The auspices may have been inspiring, but the song and the slogan sank without a trace; I cannot find the phrase 'Britannia must rule the air' in the British Newspaper Archive after this. It must have had a somewhat broader impact, though, for, somewhat incredibly, there's a British Pathé newsreel of what may be something to do with the Portsmouth meeting, though it does look rather staged. I can't recommend watching it, unless you want to waste two full minutes of your life watching inaudible men sitting around a table, but the 'Britannia must rule the air' motto can be seen on the wall behind them:

The Aerial League executive committee minutes don't shed much light on what went wrong, except that a meeting several days later confirmed the actions of the chairman, General H. T. Arbuthnot, 'in cancelling the agreement between the Aerial League and Messrs Scott & Dupree'.5 The Aerial League did attempt to continue its south coast tour, in unison with the Women's Patriotic Aerial League, but without, apparently, much more success.6

Although this isn't mentioned at all in the press reports, there was also evidently some connection with the Imperial Air Fleet Committee, as the song is specially dedicated to its president, 'the Rt Hon Lord Desborough KCVO' (father of Julian Grenfell, incidentally), who can be seen in the chair at the beginning and the end of the newsreel. At exactly this time, the Imperial Air Fleet Committee was raising funds for aircraft to donate to the Dominions. The first was actually the Blériot flown by Hamel and Duprée across the Channel, which was named Britannia and handed over to New Zealand in September 1913.7 So if Britannia did not yet rule the air, at least Britannia's children were making some progress.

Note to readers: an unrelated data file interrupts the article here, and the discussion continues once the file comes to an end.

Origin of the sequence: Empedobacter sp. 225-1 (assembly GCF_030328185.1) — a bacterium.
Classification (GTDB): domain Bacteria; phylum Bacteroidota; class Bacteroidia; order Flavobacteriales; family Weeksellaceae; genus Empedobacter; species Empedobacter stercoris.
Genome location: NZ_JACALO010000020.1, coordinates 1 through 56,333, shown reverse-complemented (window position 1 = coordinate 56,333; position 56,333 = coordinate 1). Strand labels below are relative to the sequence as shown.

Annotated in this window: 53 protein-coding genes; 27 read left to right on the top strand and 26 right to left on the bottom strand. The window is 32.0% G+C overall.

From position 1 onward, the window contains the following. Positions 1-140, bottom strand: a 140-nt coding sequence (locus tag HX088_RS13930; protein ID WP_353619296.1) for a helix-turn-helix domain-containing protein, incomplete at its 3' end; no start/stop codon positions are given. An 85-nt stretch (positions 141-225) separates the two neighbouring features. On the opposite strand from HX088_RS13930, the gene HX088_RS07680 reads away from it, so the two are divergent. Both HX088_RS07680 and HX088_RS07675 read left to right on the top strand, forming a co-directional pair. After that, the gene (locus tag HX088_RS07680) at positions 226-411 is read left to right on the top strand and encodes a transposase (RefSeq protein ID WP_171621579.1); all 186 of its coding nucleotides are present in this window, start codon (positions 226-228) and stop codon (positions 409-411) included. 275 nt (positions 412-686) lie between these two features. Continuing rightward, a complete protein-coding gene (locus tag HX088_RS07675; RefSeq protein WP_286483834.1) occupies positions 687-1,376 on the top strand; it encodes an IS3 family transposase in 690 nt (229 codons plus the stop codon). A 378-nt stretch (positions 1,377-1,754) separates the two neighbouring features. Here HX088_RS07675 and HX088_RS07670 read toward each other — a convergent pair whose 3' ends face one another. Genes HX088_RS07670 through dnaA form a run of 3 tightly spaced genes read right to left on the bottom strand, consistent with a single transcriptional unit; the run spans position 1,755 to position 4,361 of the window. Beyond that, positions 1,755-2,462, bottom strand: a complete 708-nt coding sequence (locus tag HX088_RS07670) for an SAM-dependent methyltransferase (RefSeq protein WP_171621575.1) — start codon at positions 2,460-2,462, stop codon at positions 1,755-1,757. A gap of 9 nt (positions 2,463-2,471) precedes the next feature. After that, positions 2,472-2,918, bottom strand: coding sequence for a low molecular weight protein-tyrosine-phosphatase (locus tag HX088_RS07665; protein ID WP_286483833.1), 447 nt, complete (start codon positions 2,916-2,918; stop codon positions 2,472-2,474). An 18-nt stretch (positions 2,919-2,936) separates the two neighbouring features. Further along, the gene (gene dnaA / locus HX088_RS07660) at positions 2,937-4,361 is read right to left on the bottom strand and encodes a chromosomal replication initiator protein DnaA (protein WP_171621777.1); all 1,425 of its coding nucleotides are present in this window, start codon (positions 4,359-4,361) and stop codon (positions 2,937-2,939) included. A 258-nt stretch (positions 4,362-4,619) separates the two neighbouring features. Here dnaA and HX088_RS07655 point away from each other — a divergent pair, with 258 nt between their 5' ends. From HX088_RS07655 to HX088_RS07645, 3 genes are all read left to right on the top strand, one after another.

CC BY-NC-ND 4.0 This work is licensed under a Creative Commons Attribution-NonCommercial-NoDerivatives 4.0 International License. Permissions beyond the scope of this license may be available at

  1. Frank Duprée and Charles Ashley, Britannia Must Rule the Air (London: Laurence Wright Music Co., 1913). []
  2. Brett Holman, 'The phantom airship panic of 1913: imagining aerial warfare in Britain before the Great War', Journal of British Studies 55, no. 1 (2016): 99–119 (free). []
  3. Evening News (Portsmouth), 19 July 1913, 6. []
  4. Ibid. []
  5. Aerial League of the British Empire executive committee minutes, 23 July 1913. I'm not sure who Scott was. The same minutes also record a vote of thanks in relation to the Portsmouth meeting to Hercules Scott, a recently-elected member of the executive, though not Duprée; I don't think this would be the same person. []
  6. E.g. Bournemouth Graphic, 15 August 1913, 14. []
  7. Michael Paris, Winged Warfare: The Literature and Theory of Aerial Warfare in Britain, 1859–1917 (Manchester: Manchester University Press, 1992), 98. []

Leave a Reply

Your email address will not be published. Required fields are marked *